Friday 13 November 2015

The magic of secondhand smoke

Here's another one to file under 'They Said It Would Never Happen'. The New York Times reports from the land of the free...

Smoking would be prohibited in public housing homes nationwide under a proposed federal rule announced on Thursday, a move that would affect nearly one million households and open the latest front in the long-running campaign to curb unwanted exposure to secondhand tobacco smoke.

The justification is hilarious, in a pathetic kind of way...

In moving to require the prohibitions across the country, federal officials say they are acting to protect residents from secondhand smoke, which can travel through walls and under doors

The claim that brick, plaster and cement are no match for wisps of smoke cannot be a misprint because it is repeated in a sycophantic New York Times op-ed titled 'They're coming for your cigarettes. But that's OK' (yes, it's OK, citizen, go back to sleep)...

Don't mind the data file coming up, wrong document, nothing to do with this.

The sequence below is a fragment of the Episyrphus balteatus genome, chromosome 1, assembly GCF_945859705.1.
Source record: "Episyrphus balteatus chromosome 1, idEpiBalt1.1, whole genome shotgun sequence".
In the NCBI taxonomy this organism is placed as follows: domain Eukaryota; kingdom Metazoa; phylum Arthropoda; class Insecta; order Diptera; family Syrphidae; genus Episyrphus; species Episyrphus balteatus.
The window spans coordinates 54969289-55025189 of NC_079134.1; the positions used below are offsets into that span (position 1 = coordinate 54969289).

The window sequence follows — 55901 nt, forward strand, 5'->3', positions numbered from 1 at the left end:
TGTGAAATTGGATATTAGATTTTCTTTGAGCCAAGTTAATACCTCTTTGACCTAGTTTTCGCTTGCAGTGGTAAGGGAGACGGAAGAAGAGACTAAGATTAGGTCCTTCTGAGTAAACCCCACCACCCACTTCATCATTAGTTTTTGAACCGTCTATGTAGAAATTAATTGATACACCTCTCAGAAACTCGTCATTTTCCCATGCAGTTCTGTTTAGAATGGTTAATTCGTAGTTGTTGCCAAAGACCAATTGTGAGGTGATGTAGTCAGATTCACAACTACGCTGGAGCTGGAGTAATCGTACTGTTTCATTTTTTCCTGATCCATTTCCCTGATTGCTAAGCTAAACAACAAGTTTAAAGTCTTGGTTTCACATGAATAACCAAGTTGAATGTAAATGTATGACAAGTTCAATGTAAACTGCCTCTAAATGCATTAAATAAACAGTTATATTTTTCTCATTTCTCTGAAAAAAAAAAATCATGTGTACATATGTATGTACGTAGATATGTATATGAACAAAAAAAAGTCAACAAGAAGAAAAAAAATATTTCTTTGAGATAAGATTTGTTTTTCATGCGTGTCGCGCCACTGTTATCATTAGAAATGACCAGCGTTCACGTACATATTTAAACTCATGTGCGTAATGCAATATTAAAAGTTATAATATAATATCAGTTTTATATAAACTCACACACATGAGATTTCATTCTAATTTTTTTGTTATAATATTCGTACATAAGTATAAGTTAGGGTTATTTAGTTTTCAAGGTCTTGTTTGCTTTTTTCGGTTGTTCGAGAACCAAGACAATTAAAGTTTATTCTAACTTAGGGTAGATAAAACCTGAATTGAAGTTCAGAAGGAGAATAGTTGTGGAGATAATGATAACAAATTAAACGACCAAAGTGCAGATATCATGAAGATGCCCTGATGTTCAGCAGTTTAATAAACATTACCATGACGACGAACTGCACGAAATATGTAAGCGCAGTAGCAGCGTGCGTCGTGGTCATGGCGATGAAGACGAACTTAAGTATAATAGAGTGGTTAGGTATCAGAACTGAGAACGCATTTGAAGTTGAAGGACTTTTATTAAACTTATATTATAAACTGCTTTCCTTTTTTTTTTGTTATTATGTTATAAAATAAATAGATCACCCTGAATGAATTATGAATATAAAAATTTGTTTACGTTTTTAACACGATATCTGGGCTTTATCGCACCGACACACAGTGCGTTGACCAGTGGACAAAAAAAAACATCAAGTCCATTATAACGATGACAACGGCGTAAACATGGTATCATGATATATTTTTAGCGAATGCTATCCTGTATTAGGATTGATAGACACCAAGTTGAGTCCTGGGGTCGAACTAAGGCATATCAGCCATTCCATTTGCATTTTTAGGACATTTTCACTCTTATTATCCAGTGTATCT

The problem with your cigarette is that it sends secondhand smoke through your walls and doors and into your neighbors’ noses

The thing about smoke, as you cannot fail to have noticed, is that it rises due to being hotter than the air around it. You don't need to understand basic physics to know this, although it helps. Strike a match, light a candle, spark up a cigarette. Observing fire in any context demonstrates the same thing. The idea that smoke typically creeps 'under doors', down corridors, under more doors and 'into your neighbours' noses' should strike any journalist as being questionable, to say the least.

As for smoke travelling through walls, I really don't know where to begin. I'm not sure which is scarier, governments banning people from smoking in their own homes or the bizarre motivated reasoning that compels journalists to write things - in such a matter of fact way - that are not so. This is not even pseduo-science. It is anti-science.

Back in 2010, there was the guy who claimed that secondhand smoke travelled 'along plumbing and electrical lines', but he was manifestly a bit odd. This, by contrast, is the newspaper of record in the most powerful country on earth.

It's easy to laugh at the superstitions and crackpot beliefs that flourished before the Enlightenment. Increasingly, we have little to feel superior about.

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